As of this writing the Lebanese Army is deployed in the city with soldiers atop armored vehicles at road junctions around Beirut. They have placed coils of barbed wire to block streets leading to government headquarters where Siniora and his Ministers are camped out. Perhaps the most astute observation of this situation in this fractured nation was made by Sateh Noureddin in the newspaper As-Safir, “The worst thing about the current crisis is there is no Arab or international mediator who can intervene…after the potential mediators abandoned their roles and took sides.” [ASHARQALAWSAT]

There are now very real fears Lebanon is on the verge of another civil war, the third one in 50 years. The first one began in May 1958. U. S. President Gen. Dwight Eisenhower sent 10,000 troops in a show of support for Lebanon President Camille Sham’un (Chamoun) but they had virtually no impact on the fighting. Sham’un had been accused by Arab nationalist opinion of being too pro-Western and the government was confronted by widespread armed insurrection. There was also a conflict of political personalities, ideologies with undertones of religious hostilities, an extension and result of Lebanon’s history, even before its independence in 1943. The country had for centuries, at least, been a crossroads of conflict between cultures and empires in and beyond the region. The constant historical character was, as always, the conflicts invited the participation of external forces. The 1958 war was ended as the result of the election of a new President, General Fuad Shihab, commander of the army. He assumed office in September as head of a new coalition.

But what made it easier in 1958 was that there had not been nearly the weapon sales in the region as there were after the June 1967 Six Day war between Israel/Egypt-Syria. Massive weapons sales after that made the next civil war from 1975-90 not only longer but more devastating. And of course a new external force entered the conflict-Tehran as a result of the Khomeini revolution in 1979. Tehran had not lost is Persian character of being expert users of availability employing political forces from the targeted country being targeted for control. Neither was Tehran operating only with spiritual currency. Everyone knew that if supported by Tehran, your financing increased, therefore also your weaponry and therefore your political currency-influence. The U. S. Marines and French troops sent to the country during that conflict suffered heavy losses when the Marine base outside Beirut International Airport was hit by a suicide truck bomber on October 23, 1983 killing 241. 58 French troops were killed in a series of suicide attacks. All of these attacks were conducted by this new Iranian sponsored group-Hezbollah. More than 50 people were killed when the U. S. Embassy in Beirut was bombed on April 18.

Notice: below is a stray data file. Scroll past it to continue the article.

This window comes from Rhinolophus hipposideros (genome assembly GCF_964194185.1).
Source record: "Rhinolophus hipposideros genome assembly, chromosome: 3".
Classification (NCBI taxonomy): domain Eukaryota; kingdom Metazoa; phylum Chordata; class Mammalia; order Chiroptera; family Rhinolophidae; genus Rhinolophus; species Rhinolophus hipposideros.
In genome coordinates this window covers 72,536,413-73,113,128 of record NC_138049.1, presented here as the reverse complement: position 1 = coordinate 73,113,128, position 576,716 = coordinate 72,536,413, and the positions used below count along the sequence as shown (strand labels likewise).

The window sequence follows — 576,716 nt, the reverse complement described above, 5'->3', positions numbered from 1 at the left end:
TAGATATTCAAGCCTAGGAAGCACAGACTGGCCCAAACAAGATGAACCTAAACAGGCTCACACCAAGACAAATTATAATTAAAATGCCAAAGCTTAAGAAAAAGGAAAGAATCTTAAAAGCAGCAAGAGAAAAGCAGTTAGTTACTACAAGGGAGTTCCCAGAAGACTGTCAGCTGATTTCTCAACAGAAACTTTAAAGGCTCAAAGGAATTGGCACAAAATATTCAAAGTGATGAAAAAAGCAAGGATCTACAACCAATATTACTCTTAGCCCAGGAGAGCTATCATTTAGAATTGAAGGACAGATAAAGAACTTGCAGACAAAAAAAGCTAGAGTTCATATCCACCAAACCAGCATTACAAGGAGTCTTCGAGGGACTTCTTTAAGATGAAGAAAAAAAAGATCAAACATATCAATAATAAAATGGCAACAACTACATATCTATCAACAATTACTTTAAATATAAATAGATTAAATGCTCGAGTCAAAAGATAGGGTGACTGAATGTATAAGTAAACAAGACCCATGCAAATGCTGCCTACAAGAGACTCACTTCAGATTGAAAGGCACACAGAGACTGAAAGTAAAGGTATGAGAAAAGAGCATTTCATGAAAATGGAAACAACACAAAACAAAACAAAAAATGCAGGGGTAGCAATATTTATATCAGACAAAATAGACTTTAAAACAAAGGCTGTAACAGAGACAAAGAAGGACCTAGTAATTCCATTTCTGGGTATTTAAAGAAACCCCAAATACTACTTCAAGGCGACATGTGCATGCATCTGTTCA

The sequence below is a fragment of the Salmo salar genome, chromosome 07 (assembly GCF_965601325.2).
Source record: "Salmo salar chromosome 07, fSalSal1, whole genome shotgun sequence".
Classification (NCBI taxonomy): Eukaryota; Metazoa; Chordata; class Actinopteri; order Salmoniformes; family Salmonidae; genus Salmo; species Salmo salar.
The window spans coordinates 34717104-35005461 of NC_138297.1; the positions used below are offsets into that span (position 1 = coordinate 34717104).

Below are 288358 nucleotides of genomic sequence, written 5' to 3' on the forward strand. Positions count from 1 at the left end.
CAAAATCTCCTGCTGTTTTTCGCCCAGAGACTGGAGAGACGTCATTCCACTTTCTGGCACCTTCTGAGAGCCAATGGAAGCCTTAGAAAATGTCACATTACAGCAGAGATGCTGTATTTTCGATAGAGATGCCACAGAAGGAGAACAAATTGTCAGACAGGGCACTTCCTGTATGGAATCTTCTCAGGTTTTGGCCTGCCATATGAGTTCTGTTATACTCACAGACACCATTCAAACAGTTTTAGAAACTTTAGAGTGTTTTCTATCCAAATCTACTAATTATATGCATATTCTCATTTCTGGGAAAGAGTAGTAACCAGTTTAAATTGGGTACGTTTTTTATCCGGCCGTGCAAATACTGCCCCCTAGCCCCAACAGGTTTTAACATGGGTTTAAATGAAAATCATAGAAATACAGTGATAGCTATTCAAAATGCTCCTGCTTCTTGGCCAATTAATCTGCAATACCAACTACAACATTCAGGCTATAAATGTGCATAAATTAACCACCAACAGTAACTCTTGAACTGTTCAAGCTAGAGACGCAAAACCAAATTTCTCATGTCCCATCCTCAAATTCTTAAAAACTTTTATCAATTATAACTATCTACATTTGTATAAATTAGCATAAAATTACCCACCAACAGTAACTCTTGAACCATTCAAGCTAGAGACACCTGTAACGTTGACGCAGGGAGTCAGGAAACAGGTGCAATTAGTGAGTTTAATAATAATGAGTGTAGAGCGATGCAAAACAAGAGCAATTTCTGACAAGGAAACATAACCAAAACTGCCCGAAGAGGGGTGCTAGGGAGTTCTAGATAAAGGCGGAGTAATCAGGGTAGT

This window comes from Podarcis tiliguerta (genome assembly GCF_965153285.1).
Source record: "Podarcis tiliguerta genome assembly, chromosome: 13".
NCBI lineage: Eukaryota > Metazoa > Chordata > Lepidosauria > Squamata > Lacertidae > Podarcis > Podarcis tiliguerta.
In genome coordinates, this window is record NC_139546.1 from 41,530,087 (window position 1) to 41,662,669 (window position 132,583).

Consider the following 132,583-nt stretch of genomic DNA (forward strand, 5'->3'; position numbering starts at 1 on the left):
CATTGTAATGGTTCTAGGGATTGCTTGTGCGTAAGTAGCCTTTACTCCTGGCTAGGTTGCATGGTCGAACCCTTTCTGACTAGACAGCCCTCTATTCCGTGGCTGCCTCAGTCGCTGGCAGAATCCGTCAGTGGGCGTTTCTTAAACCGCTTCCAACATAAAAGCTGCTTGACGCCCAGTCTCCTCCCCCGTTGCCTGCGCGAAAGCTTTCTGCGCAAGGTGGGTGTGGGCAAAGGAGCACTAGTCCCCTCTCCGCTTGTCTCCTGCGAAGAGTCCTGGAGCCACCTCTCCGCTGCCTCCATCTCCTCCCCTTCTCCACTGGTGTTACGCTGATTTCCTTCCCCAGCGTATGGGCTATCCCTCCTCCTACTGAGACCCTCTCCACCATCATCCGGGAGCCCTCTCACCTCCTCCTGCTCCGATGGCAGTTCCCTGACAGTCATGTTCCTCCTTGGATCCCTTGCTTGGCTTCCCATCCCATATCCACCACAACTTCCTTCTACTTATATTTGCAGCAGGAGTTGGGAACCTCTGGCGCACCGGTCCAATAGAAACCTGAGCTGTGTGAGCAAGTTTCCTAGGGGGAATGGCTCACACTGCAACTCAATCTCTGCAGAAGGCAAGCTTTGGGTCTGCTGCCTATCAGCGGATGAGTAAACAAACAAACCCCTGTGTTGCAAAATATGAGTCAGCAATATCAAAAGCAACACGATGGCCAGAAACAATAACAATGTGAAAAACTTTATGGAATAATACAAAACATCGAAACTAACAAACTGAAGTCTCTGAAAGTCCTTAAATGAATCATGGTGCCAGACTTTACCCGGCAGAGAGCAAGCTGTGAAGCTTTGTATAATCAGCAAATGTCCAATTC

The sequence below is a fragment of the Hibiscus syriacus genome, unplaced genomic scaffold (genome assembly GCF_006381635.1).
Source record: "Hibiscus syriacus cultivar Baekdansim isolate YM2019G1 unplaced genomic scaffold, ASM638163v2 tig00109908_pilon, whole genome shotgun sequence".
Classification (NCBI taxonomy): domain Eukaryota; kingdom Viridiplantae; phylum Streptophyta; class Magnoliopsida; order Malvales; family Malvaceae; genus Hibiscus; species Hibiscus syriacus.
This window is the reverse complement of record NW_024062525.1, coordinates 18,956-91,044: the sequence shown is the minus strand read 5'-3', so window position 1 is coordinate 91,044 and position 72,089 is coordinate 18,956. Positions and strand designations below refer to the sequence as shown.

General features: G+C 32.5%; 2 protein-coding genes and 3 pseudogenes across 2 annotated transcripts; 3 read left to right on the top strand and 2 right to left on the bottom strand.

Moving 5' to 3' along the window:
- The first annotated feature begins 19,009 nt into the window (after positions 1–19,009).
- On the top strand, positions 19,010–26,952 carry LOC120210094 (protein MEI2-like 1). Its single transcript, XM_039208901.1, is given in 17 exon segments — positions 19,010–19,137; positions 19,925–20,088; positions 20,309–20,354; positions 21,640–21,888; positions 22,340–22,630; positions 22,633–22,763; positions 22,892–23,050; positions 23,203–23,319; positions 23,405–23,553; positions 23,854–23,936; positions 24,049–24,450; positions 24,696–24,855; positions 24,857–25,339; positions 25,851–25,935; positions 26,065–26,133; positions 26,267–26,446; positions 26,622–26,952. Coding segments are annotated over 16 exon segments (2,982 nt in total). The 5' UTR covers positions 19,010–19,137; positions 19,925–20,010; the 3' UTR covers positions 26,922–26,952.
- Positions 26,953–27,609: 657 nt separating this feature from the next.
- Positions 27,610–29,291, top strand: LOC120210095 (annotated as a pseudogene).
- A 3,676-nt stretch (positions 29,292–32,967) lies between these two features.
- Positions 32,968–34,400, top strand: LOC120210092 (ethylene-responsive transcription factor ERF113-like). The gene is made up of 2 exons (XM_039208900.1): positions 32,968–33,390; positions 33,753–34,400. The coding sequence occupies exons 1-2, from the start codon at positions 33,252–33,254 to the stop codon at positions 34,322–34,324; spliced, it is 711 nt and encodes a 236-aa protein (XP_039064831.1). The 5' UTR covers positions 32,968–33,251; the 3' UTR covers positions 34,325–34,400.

And now 2006, the current situation, is ominously developing into the possible conflict Jordan King Abdullah has just warned the world about, three civil wars going on simultaneously, Iraq-Palestine-Lebanon. All the conflict-control roads lead to Tehran, the conflict-control establishment.

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Willard Payne is an international affairs analyst who specializes in International Relations. A graduate of Western Illinois University with a concentration in East-West Trade and East-West Industrial Cooperation, he has been providing incisive analysis to NewsBlaze. He is the author of Imagery: The Day Before.